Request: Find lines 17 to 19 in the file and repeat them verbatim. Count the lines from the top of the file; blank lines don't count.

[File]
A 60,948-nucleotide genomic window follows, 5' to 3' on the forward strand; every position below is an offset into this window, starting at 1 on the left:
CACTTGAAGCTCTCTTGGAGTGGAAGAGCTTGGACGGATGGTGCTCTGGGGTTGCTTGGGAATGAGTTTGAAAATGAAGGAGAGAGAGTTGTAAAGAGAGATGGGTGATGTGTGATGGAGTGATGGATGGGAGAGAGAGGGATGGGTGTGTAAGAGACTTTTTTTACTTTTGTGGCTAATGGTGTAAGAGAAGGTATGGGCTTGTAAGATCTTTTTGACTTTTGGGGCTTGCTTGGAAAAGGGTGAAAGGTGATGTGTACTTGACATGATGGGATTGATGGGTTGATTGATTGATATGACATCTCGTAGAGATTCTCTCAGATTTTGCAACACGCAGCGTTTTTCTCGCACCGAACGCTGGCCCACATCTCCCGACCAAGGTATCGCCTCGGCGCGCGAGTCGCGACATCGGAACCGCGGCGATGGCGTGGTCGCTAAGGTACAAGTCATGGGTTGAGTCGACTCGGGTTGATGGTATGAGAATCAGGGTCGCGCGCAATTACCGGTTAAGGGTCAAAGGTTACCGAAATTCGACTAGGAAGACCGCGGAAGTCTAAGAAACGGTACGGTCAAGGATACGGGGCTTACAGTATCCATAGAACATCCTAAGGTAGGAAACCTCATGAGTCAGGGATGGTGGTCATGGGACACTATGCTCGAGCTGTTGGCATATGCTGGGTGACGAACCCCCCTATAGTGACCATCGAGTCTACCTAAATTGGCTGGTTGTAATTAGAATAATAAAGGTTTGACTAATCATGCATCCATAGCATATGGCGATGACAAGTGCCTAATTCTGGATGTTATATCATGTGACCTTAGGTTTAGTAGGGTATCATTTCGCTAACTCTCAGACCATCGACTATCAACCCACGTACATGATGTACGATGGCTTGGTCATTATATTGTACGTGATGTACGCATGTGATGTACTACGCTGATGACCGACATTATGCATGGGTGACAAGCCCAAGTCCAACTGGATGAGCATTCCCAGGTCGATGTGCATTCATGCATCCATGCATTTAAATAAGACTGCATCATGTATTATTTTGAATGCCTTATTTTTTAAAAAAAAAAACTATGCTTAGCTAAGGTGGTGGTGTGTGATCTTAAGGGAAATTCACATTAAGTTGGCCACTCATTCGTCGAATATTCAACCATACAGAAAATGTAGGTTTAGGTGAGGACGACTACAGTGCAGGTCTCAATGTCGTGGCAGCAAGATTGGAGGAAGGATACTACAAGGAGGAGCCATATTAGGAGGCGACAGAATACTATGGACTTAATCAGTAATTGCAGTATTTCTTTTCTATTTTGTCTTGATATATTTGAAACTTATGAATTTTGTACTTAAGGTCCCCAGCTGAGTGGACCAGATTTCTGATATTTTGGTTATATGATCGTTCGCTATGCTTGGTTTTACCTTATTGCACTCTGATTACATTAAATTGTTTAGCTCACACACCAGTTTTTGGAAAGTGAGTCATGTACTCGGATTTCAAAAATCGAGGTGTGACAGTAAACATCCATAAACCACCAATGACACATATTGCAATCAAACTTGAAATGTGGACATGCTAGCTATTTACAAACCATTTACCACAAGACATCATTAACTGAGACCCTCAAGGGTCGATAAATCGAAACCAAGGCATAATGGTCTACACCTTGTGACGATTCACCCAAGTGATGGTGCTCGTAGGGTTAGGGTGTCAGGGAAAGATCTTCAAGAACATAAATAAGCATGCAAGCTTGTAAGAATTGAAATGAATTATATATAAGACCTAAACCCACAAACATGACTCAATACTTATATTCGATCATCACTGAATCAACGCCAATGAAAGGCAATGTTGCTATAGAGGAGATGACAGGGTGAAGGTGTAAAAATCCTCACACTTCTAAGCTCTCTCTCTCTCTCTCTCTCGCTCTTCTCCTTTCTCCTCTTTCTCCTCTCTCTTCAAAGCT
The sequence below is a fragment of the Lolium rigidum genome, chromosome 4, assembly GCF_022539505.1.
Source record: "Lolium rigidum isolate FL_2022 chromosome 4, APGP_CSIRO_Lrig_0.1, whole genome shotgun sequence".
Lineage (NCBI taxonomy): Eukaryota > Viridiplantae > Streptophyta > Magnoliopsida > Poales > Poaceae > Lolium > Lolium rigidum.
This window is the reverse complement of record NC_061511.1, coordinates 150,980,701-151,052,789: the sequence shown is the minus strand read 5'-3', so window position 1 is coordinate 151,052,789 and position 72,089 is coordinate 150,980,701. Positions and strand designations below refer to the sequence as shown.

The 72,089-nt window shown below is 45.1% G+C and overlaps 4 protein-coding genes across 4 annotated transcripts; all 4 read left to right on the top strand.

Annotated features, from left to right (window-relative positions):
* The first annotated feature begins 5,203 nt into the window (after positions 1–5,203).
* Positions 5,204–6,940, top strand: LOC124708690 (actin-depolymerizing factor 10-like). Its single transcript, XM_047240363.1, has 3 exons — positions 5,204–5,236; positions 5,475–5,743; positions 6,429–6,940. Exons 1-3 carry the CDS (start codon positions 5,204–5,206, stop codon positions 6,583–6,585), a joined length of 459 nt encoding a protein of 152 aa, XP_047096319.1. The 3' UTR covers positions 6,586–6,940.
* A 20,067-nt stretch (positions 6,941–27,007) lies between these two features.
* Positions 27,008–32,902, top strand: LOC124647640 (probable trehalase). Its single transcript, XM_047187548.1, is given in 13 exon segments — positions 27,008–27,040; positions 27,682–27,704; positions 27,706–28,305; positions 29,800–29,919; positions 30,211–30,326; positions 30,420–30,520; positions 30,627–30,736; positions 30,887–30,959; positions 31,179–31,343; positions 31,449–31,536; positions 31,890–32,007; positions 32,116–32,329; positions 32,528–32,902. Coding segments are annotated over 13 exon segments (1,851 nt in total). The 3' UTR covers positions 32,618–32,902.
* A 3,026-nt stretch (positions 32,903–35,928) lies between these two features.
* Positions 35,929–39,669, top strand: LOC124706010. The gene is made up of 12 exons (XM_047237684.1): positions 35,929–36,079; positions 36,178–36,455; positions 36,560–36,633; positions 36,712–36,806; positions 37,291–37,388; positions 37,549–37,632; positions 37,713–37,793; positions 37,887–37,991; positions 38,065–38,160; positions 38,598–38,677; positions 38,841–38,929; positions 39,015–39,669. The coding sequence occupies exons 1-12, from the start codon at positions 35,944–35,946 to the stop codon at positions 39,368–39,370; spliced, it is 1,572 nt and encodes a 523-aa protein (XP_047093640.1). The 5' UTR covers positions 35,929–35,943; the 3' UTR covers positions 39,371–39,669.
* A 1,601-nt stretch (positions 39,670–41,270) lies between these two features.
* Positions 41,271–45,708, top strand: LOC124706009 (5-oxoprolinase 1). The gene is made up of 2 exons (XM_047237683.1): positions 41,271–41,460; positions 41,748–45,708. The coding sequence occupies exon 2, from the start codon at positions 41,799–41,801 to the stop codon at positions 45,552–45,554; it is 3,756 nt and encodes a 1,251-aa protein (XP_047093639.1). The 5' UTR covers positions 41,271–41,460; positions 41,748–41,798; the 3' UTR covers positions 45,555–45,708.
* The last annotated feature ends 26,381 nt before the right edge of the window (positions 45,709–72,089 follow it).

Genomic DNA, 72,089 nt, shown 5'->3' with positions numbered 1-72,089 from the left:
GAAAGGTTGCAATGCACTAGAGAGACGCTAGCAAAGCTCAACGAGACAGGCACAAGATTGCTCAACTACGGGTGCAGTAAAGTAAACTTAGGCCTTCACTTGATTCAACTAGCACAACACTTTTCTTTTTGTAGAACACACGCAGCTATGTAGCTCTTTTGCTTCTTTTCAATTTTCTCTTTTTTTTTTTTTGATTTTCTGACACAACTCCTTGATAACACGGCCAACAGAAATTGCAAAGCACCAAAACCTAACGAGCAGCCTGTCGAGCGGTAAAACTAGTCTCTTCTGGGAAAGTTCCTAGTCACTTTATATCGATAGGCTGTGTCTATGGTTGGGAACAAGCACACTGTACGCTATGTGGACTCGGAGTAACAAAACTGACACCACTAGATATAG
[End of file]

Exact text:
* The last annotated feature ends 26,381 nt before the right edge of the window (positions 45,709–72,089 follow it).

Genomic DNA, 72,089 nt, shown 5'->3' with positions numbered 1-72,089 from the left:
GAAAGGTTGCAATGCACTAGAGAGACGCTAGCAAAGCTCAACGAGACAGGCACAAGATTGCTCAACTACGGGTGCAGTAAAGTAAACTTAGGCCTTCACTTGATTCAACTAGCACAACACTTTTCTTTTTGTAGAACACACGCAGCTATGTAGCTCTTTTGCTTCTTTTCAATTTTCTCTTTTTTTTTTTTTGATTTTCTGACACAACTCCTTGATAACACGGCCAACAGAAATTGCAAAGCACCAAAACCTAACGAGCAGCCTGTCGAGCGGTAAAACTAGTCTCTTCTGGGAAAGTTCCTAGTCACTTTATATCGATAGGCTGTGTCTATGGTTGGGAACAAGCACACTGTACGCTATGTGGACTCGGAGTAACAAAACTGACACCACTAGATATAG